You're walking down the street and you see a couple of women carrying parasols and wearing ruffle dresses and bonnets while pushing baby carriages that each contain a little lap dog dressed up in pastel baby clothes. What country are you in? Japan, the world capital of cuteness.
The Japanese obsess over cuteness. Hello Kitty (cat), Rilakkuma (bear), Miffy (rabbit), and Keroppi (frog) are four popular cartoon characters in Japan that the Japanese would call "kawaii"—cute. Unsurprisingly, "kawaii" is is one of the most commonly-used Japanese words. You can't get through a day without hearing it any number of times, often spoken by a young lady as "kawaiiiiii!" You can buy a Hello Kitty pink, high-tech toilet, or even a "cute" robot. After a while it begins to feel cloying, like adults are preoccupied with things best left to the amusement of children. What about Hello Kitty is remotely adult? Nothing—it's pre-adolescent in every way.
It's jarring when you've heard so much about Japan's refined and delicate sense of beauty, and have seen so many of examples of it, and then arrive and realize you're inundated instead with objects, sounds, images, and words that are found attractive because they're considered endearing rather than elevating. "Beauty" would be a more grown-up preoccupation, but in the commercial realm in Japan you're bombarded with adorable, childlike, shy, and vulnerable. Cuteness is all over television, clothing, advertising, facial expressions and mannerisms, and merchandise.
Closely tied to kawaii culture is the concept of the burikko, which refers to young women who take pains to look and sound almost unbearably cute. Burikkos wear pigtails, make cute gestures, are giggly, and speak in high-pitched voices. While they may appear to be parodying the stereotype of the submissive female with their bubbly, naive act, it's a persona that they embrace. The burikko aesthetic could be compared to that of the campy gay male who overdoes his effeminacy with an ostentatious display of expressive body language while using speech marked by floating cadences, stressed "S"s, and bouncing pitches. Exaggeration's the key.
Burikkos play to the Japanese men who are attracted to the seemingly (because much of it's performative) helpless, mindless type who’ll let them call all the shots. Since buurikkos react to things that they like with such enthusiasm, this type of man feels they’ll be easy to please, unlike the emancipated type of women who wear their sophistication on their sleeve. In short, burrikkos, who are the inevitable byproduct of kawaii culture, are unintimidating.
I've heard a number of theories on the origin of kawaii culture. One of the least credible (although amusing) is that the Japanese government fabricated it to help the nation put on a softer, more vulnerable face after its WWII military atrocities. The most common explanation is that cute culture emerged out of the student protests of the late-1960s. As an act of rebellion, Japanese university students refused to attend classes, choosing instead to read comics (manga) to protest the establishment's approved course of study.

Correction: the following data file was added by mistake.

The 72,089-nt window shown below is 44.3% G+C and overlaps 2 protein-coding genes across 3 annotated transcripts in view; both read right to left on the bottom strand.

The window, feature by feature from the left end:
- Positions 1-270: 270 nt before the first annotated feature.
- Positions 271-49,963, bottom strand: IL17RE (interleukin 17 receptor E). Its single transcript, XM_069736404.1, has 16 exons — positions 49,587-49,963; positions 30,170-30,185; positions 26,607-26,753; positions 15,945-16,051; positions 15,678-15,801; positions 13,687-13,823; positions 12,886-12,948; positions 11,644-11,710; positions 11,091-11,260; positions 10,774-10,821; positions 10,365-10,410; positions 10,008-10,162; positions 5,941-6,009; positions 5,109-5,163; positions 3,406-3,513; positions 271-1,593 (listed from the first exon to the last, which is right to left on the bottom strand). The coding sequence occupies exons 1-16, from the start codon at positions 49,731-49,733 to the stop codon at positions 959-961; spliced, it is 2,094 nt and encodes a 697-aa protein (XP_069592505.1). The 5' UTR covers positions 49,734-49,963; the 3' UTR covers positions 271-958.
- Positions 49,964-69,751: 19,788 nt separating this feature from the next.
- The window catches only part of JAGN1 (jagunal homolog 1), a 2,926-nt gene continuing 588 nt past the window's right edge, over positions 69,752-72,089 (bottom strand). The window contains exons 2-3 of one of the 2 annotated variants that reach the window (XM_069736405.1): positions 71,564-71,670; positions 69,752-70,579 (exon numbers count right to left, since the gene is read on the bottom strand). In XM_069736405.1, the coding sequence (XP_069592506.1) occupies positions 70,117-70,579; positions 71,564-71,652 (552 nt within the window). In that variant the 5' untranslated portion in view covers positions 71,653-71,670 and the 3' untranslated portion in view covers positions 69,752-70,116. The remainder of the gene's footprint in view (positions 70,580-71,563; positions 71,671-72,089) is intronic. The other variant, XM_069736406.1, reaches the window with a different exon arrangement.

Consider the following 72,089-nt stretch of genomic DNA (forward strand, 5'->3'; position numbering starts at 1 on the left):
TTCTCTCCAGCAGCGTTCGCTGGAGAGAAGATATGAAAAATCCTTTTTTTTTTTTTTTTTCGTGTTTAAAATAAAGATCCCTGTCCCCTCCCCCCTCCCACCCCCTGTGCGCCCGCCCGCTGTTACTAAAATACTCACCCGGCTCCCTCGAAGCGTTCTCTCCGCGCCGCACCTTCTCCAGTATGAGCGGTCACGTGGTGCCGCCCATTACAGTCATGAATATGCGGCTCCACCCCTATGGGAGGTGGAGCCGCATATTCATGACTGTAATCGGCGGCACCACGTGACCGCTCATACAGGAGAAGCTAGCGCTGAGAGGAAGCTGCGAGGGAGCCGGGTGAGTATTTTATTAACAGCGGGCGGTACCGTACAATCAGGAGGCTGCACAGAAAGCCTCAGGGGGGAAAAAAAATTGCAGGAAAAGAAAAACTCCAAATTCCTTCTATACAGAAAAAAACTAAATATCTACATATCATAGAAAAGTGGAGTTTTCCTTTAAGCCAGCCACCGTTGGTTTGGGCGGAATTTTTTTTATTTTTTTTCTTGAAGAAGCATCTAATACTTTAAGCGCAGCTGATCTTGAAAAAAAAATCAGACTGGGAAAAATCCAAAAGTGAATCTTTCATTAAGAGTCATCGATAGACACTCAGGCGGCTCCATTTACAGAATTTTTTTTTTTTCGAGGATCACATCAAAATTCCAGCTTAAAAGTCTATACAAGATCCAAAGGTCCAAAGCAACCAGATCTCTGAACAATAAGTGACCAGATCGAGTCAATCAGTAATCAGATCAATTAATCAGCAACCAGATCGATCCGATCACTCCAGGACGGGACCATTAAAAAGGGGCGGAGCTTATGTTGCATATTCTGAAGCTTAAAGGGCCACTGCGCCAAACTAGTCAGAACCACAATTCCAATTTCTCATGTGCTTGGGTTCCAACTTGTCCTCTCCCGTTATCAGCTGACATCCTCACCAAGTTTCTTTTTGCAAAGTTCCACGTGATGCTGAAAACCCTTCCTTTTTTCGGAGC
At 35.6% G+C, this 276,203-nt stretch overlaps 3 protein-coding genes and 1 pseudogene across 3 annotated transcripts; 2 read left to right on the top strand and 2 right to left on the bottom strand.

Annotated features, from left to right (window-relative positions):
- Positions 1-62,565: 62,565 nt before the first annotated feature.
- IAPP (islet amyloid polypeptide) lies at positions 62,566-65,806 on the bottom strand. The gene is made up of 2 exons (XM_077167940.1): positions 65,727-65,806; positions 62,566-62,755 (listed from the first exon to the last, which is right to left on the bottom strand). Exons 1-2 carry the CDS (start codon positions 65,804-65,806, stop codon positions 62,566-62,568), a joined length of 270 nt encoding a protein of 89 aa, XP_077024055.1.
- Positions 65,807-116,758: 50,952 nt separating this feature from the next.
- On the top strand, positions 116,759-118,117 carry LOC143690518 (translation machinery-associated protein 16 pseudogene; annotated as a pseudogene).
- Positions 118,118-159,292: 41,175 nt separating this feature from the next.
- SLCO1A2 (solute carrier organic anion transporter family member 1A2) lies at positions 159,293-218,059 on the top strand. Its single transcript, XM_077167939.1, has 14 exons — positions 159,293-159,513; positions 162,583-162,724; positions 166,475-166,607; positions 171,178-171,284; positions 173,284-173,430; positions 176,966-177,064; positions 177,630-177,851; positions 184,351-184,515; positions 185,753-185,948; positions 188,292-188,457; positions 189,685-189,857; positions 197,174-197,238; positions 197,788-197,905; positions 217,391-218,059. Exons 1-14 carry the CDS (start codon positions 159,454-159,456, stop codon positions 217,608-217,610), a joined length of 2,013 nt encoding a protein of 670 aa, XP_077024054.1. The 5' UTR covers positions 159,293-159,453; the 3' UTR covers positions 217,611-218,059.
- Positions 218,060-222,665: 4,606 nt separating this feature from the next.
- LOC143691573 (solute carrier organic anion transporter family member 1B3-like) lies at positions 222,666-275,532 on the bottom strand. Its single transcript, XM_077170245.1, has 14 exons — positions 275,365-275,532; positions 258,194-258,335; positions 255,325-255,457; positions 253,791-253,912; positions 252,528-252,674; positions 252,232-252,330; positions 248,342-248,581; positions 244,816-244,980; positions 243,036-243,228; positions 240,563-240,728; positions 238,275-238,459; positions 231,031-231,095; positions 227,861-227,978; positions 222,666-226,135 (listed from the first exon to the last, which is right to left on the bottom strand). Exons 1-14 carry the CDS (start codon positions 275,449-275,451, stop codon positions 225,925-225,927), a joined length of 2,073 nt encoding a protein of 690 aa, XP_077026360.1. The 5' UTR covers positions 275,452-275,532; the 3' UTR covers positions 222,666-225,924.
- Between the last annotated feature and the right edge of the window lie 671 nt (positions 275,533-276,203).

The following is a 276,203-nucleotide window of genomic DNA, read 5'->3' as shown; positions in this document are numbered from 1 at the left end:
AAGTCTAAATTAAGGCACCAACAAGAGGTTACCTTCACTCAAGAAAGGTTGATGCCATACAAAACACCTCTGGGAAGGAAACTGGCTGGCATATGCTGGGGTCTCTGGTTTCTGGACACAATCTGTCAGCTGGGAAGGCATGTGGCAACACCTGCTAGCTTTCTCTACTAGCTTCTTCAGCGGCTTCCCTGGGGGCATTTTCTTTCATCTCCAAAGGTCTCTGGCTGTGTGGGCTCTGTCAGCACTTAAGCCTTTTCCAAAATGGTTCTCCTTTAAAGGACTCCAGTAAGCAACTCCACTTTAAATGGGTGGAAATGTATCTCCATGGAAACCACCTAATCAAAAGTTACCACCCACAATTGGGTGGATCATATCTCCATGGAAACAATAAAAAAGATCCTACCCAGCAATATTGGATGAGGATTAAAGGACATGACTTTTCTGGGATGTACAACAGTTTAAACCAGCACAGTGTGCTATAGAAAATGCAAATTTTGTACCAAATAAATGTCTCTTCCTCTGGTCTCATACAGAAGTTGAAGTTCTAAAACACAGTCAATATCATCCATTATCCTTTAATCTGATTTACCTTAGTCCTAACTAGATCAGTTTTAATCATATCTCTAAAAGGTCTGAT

It snowballed from there. Girls adapted a cute handwriting style that included tiny pictures resembling emojis. As the economy continued to develop into the 1970s and 1980s, cuteness made its way into a variety of consumer subcultures, producing an environment from which the human apotheosis of cuteness—the burikko—emerged as the meek, giddy female complement to the strong, stoic male archetype. Presumably, giving off any hints of female empowerment would scare off potential suitors possessing the traditional male mindset. Contrast this with what the bra-burning, liberated second-wave American feminists were doing concurrently in the 1970s and you get an insight into the deep differences between the two nations' cultures. Japan had its own first-wave feminism, but the second wave has barely washed up on its shores.
America's second wave of feminism helped the nation to grow up. A society can't be fully adult when half of its members are excluded from opportunities based on their gender—in effect, treated like children. Japan did have a second wave of feminism, but it didn't stick like it did in the U.S. It was more about addressing the repressed gender roles that women were forced to play rather than attaining equal rights extending all the way into the corporate realm.
Studies have shown that many Japanese women prefer to be called cute rather than beautiful. This is a juvenile way of thinking, but they're merely conforming to society's expectations. Cuteness is warm and charming, while beauty can be aggressive and threatening. While burikkos are hardly representative of Japanese women in general, they’re part and parcel to a male-dominated society that's ambivalent about girls growing up to become independent women.
Japan's cuteness problem—and it is a problem for adults to have childlike taste—is what happens when the culture produces an environment in which being cute becomes too valuable as a social currency. It's a sign of cultural immaturity that's so firmly implanted it may never go away.